Golfing in Sicily: owners of secret island hideaway hope to win Open

Golf Golfing in Sicily • Owners of secret island hideaway hope to win Open

• 13 Italian city golf courses all have water bottling companies A course of Tommasso. Photograph: Getty Images

They’ve played cat and mouse, fought off rumours and shouted at interlopers. Now it is the turn of the owners of Italy’s oldest and secret golfing destination to play the field.

Golf courses at 12 southern Italian cities with public-private agreements dating back to the 1940s all have or are expanding water bottling companies and cannot afford public water provision.

The local mayors, however, are helpless under the terms of the water deals, and the city councils cannot sack them because they are under the jurisdiction of their local state governments.

The owners of Tommasso, hidden beneath the Lazio mountains in Sicily, hope to win permission to expand their own links. Residents in nearby towns are expected to decide in February whether the existing course should be expanded to suit private needs.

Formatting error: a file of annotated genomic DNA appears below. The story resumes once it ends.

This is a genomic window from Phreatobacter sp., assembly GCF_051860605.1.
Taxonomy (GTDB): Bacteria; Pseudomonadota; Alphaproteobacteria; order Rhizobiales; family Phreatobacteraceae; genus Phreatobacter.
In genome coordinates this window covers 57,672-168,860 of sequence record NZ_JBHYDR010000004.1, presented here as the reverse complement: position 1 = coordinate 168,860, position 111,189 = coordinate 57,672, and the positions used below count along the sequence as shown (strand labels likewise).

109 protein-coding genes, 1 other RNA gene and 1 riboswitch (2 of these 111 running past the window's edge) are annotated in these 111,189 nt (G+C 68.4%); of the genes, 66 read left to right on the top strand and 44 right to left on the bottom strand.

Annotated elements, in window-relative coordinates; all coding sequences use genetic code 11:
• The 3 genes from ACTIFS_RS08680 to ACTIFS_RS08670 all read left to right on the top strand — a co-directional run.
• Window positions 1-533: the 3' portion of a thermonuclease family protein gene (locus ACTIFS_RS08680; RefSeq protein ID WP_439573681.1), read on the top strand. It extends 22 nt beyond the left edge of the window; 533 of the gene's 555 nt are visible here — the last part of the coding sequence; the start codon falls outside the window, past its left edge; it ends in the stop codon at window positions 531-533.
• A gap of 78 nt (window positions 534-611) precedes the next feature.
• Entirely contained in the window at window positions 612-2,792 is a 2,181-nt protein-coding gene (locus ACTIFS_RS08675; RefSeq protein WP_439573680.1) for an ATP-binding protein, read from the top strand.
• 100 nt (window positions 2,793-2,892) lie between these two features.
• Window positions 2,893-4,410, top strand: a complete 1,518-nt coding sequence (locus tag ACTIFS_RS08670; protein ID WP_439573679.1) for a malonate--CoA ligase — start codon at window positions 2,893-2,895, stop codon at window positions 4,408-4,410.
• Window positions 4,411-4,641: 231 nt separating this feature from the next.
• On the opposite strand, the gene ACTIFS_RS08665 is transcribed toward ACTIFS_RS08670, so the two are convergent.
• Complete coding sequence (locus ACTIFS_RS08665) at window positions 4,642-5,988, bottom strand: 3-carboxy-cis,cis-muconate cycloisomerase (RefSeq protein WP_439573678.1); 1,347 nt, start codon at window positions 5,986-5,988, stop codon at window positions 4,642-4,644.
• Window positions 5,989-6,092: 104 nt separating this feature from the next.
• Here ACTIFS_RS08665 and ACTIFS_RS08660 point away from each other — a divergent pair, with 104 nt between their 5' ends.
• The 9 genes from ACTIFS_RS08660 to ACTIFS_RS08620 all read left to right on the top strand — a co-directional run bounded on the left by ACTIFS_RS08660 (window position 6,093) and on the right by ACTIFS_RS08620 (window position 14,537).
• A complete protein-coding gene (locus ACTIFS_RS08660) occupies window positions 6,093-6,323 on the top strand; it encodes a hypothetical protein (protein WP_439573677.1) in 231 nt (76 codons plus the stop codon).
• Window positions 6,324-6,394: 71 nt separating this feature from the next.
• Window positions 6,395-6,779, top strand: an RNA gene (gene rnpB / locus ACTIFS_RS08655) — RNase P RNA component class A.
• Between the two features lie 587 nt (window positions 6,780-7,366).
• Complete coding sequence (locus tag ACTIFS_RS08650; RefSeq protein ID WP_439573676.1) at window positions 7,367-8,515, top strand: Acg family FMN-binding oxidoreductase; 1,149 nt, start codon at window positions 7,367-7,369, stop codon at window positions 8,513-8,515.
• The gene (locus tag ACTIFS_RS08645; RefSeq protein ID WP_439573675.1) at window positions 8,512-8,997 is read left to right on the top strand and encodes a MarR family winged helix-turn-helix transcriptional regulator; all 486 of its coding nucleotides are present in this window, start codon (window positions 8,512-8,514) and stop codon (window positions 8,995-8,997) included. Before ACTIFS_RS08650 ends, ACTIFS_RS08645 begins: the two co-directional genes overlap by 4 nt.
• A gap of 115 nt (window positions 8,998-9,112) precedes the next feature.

Recent reports have suggested an inquiry may be launched in Sicily to determine whether the company leading the project is compliant with Italian laws. Owners say they need access to water because their other links do not currently supply it.

But sources have described the project as the “biggest golf championship venue in the world” and say they are looking to win the National Open tournament to attract the world’s best. Local reports say construction work will begin in April.

Such is the sensitivity of the issue that it could yet have a major impact on the refurbishment of the 16th hole at Tommasso which will, according to reports, include a powerful waterfall. The visit of the golfing high commissioner to consider the expansion is listed for 6 December.

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